In the Matter of the Arbitration
of a Dispute Between
MANITOWOC COUNTY HIGHWAY DEPARTMENT
EMPLOYEES, LOCAL 986, AFSCME, AFL-CIO
Mr. Gerald Ugland, Staff Representative, Wisconsin Council 40, AFSCME, AFL-CIO, appearing on behalf of the Union.
Mr. Alan M. Levy, Lindner & Marsack, S.C., Attorneys at Law, appearing on behalf of the County.
The Union and the County named above are parties to a 1989-1990 collective bargaining agreement which calls for final and binding arbitration of certain disputes. The Union made a request, with the concurrence of the County, that the Wisconsin Employment Relations Commission appoint an arbitrator to hear the grievance of Charles Handl regarding leave time for Union activity. The undersigned was appointed and held a hearing in Manitowoc, Wisconsin, on March 12, 1992, at which time the parties were given full opportunity to present their evidence and arguments. The parties completed filing briefs on June 8, 1992.
The parties stipulated that the following issue is to be decided by the Arbitrator:
Did the Employer violate the collective bargaining agreement by refusing to grant Union leave to Charles "Skip" Handl for the date of September 16, 1991? If so, what is the remedy?
C. Leaves for Union Activity: Members and officers of the Union shall be granted unpaid leaves of absence to attend and participate in Union conventions, conferences, seminars, training and education sessions. The Department Head can require that the number of employees granted such leave at any one time does not impair the operation of the department. The employee shall notify his or her Department Head three (3) days prior to the date of the requested unpaid leave of absence.
This grievance is over the denial of a request for unpaid leave for union business. The Grievant is Charles "Skip" Handl, an employee with the County Highway Department for 35 years. Since 1978, Handl has been assigned to the position of center striper and sign man. He is active in union affairs and is a vice president of the executive board of Wisconsin Council 40, AFSCME, AFL-CIO. Handl asked for unpaid leave for September 16, 1991 (1) to attend a committee meeting of Council 40, and his request was denied on September 6th by Robert Braunel, the Patrol Superintendent for the Highway Department. Braunel made the decision with William Schramm, the Highway Commissioner. Braunel stated that he told Handl that he could not take more time off until the center striping work was done, and that there was a heavy workload in the Department. Handl stated that Braunel told him that there were too many men off that day. Four employees were scheduled to be off that day. Braunel's records show that from three to six people are usually off during that time of year on a given day.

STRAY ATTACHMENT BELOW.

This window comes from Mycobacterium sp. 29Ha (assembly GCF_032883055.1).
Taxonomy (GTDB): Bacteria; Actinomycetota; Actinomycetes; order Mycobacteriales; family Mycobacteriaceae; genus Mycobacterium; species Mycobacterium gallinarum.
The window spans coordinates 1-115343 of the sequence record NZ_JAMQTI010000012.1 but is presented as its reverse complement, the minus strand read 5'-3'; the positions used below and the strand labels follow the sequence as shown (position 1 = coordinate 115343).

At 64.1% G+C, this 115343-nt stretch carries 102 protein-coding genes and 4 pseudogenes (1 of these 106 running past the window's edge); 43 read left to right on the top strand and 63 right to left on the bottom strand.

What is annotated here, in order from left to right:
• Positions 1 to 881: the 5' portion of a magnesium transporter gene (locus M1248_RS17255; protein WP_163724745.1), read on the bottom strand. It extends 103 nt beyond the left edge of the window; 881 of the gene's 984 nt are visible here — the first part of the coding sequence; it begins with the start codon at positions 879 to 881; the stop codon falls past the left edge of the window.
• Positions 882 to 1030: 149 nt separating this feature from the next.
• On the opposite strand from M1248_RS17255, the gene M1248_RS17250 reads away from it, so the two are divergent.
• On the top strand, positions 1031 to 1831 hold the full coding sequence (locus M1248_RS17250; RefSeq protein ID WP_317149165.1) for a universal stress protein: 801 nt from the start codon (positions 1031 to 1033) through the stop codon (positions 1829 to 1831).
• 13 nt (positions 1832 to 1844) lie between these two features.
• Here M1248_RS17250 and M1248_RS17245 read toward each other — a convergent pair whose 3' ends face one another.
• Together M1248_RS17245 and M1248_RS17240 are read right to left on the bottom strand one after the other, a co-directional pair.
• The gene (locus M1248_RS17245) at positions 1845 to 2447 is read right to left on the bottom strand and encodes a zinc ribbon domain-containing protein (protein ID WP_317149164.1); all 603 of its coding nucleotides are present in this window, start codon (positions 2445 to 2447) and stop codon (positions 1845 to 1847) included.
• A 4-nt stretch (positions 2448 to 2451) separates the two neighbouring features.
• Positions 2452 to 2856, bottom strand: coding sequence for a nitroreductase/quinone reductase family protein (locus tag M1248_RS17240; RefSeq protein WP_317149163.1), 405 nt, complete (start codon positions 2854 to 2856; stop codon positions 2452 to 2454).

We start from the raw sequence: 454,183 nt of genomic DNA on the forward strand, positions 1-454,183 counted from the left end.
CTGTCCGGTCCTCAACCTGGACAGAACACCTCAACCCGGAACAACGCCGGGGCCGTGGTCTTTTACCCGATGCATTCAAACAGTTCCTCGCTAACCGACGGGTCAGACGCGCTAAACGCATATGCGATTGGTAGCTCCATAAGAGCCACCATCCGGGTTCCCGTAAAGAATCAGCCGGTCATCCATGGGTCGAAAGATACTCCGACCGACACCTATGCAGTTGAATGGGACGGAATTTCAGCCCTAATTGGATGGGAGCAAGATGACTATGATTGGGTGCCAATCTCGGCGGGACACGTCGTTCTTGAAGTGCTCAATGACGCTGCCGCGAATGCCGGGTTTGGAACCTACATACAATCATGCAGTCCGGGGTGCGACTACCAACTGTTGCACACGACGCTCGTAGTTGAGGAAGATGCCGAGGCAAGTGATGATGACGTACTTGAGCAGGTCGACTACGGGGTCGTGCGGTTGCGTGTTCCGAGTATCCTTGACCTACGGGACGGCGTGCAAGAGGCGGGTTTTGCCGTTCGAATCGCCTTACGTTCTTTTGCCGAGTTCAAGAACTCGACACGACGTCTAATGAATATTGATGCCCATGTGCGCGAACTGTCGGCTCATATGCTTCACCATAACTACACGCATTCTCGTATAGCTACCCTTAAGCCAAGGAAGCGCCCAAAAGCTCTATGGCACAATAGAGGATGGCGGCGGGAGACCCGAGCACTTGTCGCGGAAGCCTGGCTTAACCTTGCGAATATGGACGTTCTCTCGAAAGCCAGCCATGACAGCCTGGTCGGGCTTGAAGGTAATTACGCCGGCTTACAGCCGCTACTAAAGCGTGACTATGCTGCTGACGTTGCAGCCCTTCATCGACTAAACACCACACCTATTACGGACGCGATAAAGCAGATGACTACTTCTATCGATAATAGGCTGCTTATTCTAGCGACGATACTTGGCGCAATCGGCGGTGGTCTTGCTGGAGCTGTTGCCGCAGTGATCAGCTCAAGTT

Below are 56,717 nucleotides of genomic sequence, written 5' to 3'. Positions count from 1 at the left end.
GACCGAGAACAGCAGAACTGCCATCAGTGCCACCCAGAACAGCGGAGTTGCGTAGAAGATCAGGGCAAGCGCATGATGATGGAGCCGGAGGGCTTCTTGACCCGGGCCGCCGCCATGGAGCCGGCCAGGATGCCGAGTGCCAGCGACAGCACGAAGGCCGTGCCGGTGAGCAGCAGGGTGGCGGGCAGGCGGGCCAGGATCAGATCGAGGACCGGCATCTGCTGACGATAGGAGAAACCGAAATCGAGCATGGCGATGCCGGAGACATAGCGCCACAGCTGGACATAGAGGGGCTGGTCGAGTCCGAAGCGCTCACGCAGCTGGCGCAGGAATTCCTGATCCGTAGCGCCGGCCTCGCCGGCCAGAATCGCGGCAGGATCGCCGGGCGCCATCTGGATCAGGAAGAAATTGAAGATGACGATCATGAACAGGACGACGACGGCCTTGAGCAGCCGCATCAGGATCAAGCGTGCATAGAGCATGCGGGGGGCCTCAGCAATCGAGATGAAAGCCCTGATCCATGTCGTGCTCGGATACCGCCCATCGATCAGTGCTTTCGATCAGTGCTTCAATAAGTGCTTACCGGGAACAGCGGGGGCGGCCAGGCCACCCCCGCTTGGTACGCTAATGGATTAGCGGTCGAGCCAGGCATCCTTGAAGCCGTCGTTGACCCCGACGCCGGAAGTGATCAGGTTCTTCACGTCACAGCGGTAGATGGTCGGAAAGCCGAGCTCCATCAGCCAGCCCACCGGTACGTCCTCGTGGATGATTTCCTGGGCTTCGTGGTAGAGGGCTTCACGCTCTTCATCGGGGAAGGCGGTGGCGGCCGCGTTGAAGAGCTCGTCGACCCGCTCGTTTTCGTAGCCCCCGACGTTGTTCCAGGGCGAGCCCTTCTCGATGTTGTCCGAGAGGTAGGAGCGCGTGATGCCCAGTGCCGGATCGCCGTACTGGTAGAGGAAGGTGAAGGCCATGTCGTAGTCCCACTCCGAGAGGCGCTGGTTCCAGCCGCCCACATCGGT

On October 31st, the County responded in the third step of the grievance procedure, denying the grievance and noting the following:
During the 3rd step grievance meeting Bob Braunel, Road Superintendent, indicated that the Highway Department was waiting for Fond du Lac to come and do the center striping and any request for time off during that two-week period would have been denied. It was also indicated that Skip had already taken 12 days for union activity with 8 more being requested. I think the County has been more than fair and can show that whenever possible the requests for time off are granted.
The center striping operation involves equipment owned by Fond du Lac County, and this equipment is used to paint the center stripe, no-passing zones and edge lines on roads. The painting machine requires a driver in front and an operator on the back, plus a truck which follows the painting machine and hauls extra paint. An operator from Fond du Lac County runs the controls on the back of the machine, and Handl normally drives the equipment. Someone from the Highway Department in Manitowoc drives the paint supply truck. It is Handl's understanding that when he has been absent, John Heran, another employee, has driven the painting machine. Heran has also driven the painting machine about one-fourth of the time when Handl has been on the crew, when Handl and Heran have switched their driving duties.
The Fond du Lac equipment is in Manitowoc County for painting for about 18 to 24 days a year. Handl estimated that there was an adjustment of the striping operation about three times in the previous year due to his absences for union activity. Handl usually worked out arrangements for scheduling the painting machine with the Fond du Lac operator, who was apparently able to accommodate Handl. Handl asked the Fond du Lac operator about the date of September 16th, and the operator had no problem adjusting his schedule, as he paints in four or five other counties plus some townships and some state highways. The Fond du Lac operator has also initiated an adjustment of the road painting schedule on occasion.